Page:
Apple Pages '08
When asked about how previous versions of Apple Pages compared with Word, I would often say that it was more like a combination of Word and Publisher - a hybrid word processor and layout tool. This was one of the things that you either loved or hated about the program. One of the best things Apple did with this new release of Apple iWork '08 was to give Apple Pages '08 two distinct modes: one for word processing and one for layout, with separate templates for each mode.
Apple iWork '08's separation of these features makes it much easier to use Apple Pages '08 for straight word processing. You can open a template and just start typing without worrying about placement (either on a single page or multiple pages), but you still have the option of placing graphics and manipulating text boxes if you want. If you really want to lay out a brochure or newsletter, however, where control of text positioning and flow between specific text boxes across multiple pages is critical, Page Layout mode is a better choice. You can create any layout in Word Processing mode that you can make in Page Layout mode - it's just clumsier.
Page Layout mode in fact gives consumers much of the capability of professional tools like Adobe InDesign and QuarkXPress at a fraction of their cost. It doesn't offer the final printing and prepress options or the typographic control of a pro tool, but those aren't things needed by home users or even many small businesses. And for those who do or will need professional tools, Apple Pages '08 makes a good steppingstone because it relies on the same basic methods as the more expensive applications. Apple iWork '08's version of Pages doesn't have more layout features than Apple Pages '06 had, but some have been made easier to use, and separating them from the bare writing tools makes them seem more distinct and professional.
The only problem with this separation of working methods is that you cannot switch between them. If you create a word processing document because you want to focus on text content but later decide you want to lay it out as a booklet, you can't simply switch modes to get full access to the Page Layout mode's features. Instead, you need to create a new Page Layout document and then copy and paste your content into text boxes and rearrange or link them to flow your text. Choosing which mode to use could also be confusing to new users of Apple iWork '08.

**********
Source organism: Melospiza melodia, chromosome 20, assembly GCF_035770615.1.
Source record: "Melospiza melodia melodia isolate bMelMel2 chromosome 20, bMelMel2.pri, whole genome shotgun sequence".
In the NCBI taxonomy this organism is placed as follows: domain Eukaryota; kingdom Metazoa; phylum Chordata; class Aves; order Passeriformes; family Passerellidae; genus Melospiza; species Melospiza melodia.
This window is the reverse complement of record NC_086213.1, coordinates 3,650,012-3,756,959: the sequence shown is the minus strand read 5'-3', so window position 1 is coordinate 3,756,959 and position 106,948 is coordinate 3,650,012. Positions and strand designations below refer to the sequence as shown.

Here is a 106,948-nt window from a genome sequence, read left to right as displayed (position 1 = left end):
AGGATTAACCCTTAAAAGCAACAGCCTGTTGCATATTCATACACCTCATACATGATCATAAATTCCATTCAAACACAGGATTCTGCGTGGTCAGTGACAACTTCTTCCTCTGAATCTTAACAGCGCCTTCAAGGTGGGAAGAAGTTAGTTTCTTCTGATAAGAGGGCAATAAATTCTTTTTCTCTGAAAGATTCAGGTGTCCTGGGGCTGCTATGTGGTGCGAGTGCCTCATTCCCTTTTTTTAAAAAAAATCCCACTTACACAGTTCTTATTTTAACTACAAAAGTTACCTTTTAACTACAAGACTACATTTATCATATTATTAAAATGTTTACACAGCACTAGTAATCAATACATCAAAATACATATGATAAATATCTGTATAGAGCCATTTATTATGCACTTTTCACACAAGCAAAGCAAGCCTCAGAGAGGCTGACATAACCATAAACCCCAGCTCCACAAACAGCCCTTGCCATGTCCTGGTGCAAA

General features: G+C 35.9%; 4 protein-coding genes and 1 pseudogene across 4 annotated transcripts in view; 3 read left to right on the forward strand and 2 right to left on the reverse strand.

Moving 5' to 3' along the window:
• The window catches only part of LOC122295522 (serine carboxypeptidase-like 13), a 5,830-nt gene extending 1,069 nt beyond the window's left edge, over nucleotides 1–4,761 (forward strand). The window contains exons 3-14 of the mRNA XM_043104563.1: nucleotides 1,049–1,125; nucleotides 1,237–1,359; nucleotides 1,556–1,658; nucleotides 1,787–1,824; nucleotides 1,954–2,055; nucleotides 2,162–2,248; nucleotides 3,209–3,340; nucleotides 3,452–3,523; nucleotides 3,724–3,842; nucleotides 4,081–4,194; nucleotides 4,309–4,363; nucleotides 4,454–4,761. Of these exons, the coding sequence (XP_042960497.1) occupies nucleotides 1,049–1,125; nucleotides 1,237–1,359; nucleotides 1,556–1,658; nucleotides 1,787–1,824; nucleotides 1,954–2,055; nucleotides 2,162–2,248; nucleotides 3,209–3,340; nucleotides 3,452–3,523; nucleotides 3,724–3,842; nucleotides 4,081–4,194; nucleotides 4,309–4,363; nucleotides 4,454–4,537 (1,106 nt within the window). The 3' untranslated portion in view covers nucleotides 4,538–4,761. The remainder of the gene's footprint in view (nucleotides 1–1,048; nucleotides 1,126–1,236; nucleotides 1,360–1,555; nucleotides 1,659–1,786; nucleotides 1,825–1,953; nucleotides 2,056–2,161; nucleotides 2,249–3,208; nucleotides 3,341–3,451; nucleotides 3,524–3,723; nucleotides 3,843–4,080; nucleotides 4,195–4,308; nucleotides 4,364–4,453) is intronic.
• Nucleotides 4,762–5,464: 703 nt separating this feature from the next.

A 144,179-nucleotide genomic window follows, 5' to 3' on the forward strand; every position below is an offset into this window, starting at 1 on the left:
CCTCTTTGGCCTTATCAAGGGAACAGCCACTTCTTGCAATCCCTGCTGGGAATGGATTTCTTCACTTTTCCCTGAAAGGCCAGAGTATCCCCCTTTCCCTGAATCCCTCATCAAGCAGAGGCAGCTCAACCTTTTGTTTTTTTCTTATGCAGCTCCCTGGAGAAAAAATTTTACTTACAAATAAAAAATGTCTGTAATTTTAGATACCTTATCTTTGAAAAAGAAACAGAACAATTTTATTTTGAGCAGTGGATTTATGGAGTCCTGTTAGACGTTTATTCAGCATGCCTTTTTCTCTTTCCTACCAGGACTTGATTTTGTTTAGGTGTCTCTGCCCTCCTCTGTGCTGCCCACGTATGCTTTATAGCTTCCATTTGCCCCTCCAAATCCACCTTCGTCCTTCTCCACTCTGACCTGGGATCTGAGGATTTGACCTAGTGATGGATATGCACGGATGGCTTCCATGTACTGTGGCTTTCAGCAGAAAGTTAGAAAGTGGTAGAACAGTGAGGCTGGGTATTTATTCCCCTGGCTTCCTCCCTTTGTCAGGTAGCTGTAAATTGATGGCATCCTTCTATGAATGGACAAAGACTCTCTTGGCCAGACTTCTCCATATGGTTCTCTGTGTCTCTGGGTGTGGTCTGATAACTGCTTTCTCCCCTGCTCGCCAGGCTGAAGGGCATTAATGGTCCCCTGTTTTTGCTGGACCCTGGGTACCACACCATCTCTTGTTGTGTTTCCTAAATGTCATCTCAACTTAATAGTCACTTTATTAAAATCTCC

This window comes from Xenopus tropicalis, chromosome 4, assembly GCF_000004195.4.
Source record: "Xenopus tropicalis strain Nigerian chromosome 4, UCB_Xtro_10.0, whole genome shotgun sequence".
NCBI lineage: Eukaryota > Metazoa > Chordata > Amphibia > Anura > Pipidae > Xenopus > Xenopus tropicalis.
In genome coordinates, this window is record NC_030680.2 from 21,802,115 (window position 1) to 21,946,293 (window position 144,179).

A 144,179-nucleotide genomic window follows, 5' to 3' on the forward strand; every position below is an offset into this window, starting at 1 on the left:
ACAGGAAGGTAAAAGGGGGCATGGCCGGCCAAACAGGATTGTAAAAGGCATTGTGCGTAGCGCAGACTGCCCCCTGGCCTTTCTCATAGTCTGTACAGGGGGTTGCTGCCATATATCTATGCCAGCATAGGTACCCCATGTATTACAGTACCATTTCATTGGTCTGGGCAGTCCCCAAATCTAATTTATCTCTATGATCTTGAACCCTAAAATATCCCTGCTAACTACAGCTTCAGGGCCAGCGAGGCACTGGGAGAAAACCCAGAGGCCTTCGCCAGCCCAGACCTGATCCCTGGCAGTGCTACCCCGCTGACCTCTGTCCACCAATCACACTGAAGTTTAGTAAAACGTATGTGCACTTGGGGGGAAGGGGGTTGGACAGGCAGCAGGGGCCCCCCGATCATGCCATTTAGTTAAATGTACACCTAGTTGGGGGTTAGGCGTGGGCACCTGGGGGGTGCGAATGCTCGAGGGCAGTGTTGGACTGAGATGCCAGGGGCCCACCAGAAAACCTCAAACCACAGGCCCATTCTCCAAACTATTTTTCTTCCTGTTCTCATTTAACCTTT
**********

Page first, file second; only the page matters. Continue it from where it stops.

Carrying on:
Beyond the new separation of tasks, Apple Pages '08 has gotten a few other useful new features in its Apple iWork '08 rendition. One of the ones I found the most exciting (mostly because I use the equivalent in Word almost constantly) is a Track Changes option. Anyone who collaborates using Word has probably used this feature even if they haven't always loved Microsoft's implementation of it.
Apple iWork '08's Apple Pages '08 implements tracking changes better than Word because it offers a variety of ways to display changes, including a browser panel that is considerably easier to use than the views included with Word. Anyone who has tried to decipher a Word document in which more than two people have made changes will immediately notice less eyestrain and confusion when using this feature in Apple Pages '08.
Even better, Apple iWork '08's Apple Pages '08 can not only track changes in its own documents but seamlessly track changes in and export changes to Word documents as well - properly identifying the author(s) of the changes, too. In fact, Apple Pages '08 does a great job of working with Word, both when opening highly formatted Word documents and exporting them back Word. Even Page Layout mode documents filled with style and format options retain almost all, if not all, of their look after export.
As powerful as Apple iWork '08's Apple Pages '08 is, longtime and heavy users of Word may find some features still not quite up to par. Word is more flexible at creating mail merges, for example: Apple Pages '08 can do mail merges but relies on contacts stored in the Mac OS X Address Book application or as vCard files. While Apple Pages '08 can create tables, it can't convert existing text to a table. And Apple Pages '08 can format text to look like an outline, but it can't make a functional collapsible outline the way Word can. If your work depends on any of those features (or similar specialised tools), you'll have to find workarounds or keep Word around.